Finally, this legislation is not just a bad idea, but is unnecessary and meddlesome in local affairs.There are already enough safeguards in place to limit unreasonable local ordinances.
Unduly restrictive local ordinances can be challenged in court. If the wind turbine companies and utilities have a case to make, they would only have to make it in court one time to affect similar cases.
Further, many ordinances, including ours, contain “good neighbor agreement” options that would allow setbacks closer than the ordinance stipulates if the affected landowners agree.
The parties in support of this proposed legislation are trying for a short cut by trying to put the Public Service Commission—an agency they have already co-opted—in charge so they don’t have to address the troublesome issues of health, safety, and property rights.
I would ask that the committees considering this legislation not report it out or the legislators to vote against this attempt to override local control over the welfare of citizens.
I thank the Committee for the opportunity to speak today on this important issue.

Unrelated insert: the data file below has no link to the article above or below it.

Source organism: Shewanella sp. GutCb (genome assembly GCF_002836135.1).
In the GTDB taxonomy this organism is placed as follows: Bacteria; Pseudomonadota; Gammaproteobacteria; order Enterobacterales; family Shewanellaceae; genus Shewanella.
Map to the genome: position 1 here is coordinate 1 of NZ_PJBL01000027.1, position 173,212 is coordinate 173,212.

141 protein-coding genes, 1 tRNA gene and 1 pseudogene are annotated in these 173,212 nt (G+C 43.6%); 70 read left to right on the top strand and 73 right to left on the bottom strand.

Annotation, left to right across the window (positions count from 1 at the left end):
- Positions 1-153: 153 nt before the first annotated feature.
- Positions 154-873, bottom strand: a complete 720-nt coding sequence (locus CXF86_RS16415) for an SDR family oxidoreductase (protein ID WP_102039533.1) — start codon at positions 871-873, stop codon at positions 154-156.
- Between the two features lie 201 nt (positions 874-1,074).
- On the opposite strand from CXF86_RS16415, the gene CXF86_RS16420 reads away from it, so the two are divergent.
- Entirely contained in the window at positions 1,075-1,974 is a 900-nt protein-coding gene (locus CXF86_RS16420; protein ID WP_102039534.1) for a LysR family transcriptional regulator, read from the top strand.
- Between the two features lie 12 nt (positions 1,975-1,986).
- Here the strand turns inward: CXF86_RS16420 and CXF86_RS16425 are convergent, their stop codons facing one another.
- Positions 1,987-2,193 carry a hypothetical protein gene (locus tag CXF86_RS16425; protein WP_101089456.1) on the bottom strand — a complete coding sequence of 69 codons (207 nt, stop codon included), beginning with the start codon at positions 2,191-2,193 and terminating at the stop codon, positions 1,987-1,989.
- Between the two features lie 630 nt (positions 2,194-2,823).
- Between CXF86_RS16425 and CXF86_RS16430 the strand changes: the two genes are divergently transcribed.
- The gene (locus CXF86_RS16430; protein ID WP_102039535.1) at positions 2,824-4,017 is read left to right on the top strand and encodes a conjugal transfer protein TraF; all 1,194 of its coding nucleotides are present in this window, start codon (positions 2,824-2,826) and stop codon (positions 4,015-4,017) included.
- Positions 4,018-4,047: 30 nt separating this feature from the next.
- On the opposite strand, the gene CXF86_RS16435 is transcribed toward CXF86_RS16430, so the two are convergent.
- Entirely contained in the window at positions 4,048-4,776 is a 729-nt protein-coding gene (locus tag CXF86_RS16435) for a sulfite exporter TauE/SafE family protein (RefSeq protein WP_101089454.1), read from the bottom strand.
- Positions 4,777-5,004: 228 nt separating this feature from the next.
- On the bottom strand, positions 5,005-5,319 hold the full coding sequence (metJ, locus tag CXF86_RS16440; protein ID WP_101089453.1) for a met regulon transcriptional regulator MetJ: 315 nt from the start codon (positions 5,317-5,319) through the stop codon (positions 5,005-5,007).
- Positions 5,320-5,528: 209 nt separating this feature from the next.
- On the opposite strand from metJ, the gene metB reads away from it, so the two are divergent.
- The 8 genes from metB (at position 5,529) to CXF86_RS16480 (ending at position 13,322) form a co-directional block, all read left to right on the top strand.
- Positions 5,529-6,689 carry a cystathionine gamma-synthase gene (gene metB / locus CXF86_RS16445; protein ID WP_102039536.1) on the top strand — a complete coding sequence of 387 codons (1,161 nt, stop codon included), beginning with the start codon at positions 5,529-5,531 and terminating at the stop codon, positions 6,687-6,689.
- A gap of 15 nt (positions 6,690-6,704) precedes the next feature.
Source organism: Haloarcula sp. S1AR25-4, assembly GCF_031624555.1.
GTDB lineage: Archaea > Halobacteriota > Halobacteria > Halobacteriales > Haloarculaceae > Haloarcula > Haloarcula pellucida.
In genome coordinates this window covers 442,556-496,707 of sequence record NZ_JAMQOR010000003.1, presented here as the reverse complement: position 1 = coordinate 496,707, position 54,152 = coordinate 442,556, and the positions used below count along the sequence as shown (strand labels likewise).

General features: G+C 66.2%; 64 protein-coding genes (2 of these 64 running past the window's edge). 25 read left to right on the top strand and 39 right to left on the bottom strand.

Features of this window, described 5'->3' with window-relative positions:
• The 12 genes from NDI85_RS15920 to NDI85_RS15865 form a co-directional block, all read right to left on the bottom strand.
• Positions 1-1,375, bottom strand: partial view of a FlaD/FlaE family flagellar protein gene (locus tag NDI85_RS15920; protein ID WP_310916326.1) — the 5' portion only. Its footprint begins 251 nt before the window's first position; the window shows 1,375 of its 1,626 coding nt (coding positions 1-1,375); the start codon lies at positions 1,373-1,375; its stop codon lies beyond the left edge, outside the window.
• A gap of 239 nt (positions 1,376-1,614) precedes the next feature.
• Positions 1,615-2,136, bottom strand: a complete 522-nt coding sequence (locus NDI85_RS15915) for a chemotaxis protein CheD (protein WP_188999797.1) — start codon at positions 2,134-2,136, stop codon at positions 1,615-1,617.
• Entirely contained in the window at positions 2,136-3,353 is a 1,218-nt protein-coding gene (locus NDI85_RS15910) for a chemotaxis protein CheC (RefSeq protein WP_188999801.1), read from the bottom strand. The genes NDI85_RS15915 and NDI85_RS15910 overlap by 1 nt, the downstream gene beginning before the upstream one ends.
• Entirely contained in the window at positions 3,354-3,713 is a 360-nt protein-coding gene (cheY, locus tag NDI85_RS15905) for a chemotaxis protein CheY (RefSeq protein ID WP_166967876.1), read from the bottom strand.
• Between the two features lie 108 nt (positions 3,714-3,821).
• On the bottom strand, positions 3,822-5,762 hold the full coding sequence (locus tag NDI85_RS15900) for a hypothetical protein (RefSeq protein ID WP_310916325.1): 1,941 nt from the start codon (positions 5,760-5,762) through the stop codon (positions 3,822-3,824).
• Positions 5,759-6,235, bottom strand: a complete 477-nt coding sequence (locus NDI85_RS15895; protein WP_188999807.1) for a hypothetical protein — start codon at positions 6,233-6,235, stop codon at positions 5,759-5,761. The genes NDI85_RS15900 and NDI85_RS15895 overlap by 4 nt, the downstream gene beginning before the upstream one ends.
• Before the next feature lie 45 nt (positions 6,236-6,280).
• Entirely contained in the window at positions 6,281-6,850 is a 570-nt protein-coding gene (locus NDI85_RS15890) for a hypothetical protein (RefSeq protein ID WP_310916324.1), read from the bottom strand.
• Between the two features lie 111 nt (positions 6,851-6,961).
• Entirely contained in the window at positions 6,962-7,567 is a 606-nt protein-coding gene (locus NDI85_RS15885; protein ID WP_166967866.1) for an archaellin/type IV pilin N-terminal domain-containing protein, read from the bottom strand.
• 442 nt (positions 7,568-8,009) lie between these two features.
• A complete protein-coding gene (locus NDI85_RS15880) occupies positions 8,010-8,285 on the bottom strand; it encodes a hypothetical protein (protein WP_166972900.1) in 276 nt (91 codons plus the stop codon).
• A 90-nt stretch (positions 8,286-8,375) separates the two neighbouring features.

Plan Commission member,
Town of Union, Rock County
Evansville, Wisconsin 53536
[Note: Due to time constraints this testimony was not read aloud, but was submitted to the committee]
Testimony from Graceann Toberman, Clerk/Treasurer, and resident, Town of Magnolia in Rock County, Wisconsin
Hi, I'm Graceann Toberman, I live in the Town of Magnolia in Rock County. My family and I live on a farm where we raise crops, beef cattle and chickens.
We are very concerned about the health-effects of the wind turbines.
Our town and neighboring towns researched the pros and cons and feel the distance these are placed from our homes and farms is the key component of siting them correctly.
The previous state model wind ordinance okayed turbines to be sited 1000 feet from our homes. The Public Service Commission approved this.